Neurophobia and its Correlates among Undergraduate Clinical Students in a Nigerian Private University

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Chukwuma Okeafor
Ernest Nwazor


Neurophobia, neurology, clinical students, medical education


Background: The fear of neurology and neurosciences has been referred to as neurophobia. Neurophobia is a global phenomenon, that is worse in sub-Saharan Africa due to its impact on the already established huge gap in the neurologist-to-population ratio. The need to identify modifiable factors that could curb neurophobia stirred the current study, which aimed to determine the correlates of neurophobia among undergraduate clinical students.

Methodology: A cross-sectional design was adopted involving 173 undergraduate clinical students selected via stratified sampling. Content validated, self-administered questionnaire was utilized to obtain data on the perception of neurology, neurophobia, and demographic/academic-related characteristics. Bivariate and multivariate analyses were performed at the 0.05 significant level.

Results: The mean age (±SD) of the participants was 25.8(±2.2) years with a male-to-female ratio of 1:1.2. More than half of the undergraduate clinical students perceived neurology as being badly taught (77.5%), difficult to learn (83.2%), and with complex clinical examination (85.5%). The prevalence of neurophobia was 76.3% (n=132). The significant correlate of neurophobia was perceived poor knowledge of neurology. Students with poor perceived knowledge of neurology were about two times more likely to have neurophobia than those with perceived good knowledge (AOR=2.14; 95%CI: 1.04-4.41).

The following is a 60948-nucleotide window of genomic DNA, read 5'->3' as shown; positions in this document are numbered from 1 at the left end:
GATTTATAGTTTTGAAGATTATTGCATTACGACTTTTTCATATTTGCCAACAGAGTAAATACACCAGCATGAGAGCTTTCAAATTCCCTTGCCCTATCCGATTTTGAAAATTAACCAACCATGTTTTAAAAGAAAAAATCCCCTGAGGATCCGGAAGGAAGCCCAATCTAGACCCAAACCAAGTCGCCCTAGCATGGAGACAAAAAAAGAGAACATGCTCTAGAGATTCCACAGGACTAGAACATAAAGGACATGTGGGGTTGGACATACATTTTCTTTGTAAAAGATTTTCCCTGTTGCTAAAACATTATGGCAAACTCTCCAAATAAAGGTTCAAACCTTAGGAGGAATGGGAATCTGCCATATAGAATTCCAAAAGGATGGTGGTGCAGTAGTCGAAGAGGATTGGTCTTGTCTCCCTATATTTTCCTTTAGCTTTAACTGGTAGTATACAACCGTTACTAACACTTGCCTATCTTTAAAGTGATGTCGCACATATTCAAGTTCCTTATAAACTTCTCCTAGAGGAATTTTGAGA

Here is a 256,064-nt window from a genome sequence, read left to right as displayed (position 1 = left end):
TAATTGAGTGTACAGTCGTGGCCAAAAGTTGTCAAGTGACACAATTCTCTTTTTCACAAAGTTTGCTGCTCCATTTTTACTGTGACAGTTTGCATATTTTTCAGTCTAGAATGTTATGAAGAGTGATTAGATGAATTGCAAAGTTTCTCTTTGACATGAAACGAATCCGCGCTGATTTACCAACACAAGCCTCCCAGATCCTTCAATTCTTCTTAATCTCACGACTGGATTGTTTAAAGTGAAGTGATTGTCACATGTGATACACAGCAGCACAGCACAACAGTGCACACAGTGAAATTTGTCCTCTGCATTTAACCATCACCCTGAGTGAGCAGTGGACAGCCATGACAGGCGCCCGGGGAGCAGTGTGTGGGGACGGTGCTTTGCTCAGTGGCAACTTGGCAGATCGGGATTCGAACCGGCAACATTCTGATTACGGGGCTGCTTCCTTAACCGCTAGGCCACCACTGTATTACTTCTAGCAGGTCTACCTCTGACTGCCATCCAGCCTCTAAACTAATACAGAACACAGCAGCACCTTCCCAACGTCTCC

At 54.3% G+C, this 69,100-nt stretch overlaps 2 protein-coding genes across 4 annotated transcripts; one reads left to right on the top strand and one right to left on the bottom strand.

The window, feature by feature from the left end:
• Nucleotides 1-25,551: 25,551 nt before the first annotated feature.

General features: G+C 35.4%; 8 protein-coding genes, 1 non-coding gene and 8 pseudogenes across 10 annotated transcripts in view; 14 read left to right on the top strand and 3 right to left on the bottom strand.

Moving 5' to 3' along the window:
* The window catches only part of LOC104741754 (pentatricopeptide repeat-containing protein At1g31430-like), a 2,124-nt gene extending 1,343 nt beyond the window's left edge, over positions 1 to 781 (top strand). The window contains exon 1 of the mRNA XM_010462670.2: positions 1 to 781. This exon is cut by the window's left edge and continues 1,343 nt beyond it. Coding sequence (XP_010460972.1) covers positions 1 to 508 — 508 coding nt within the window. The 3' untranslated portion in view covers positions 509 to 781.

Conclusion: Approximately 8 in 10 undergraduate clinical students in Nigeria have neurophobia and the significant determining factor is their perceived poor knowledge. The need to adopt educational models that would strengthen academic prowess in neurology is strongly advocated as most of the students felt that the course was being badly taught.

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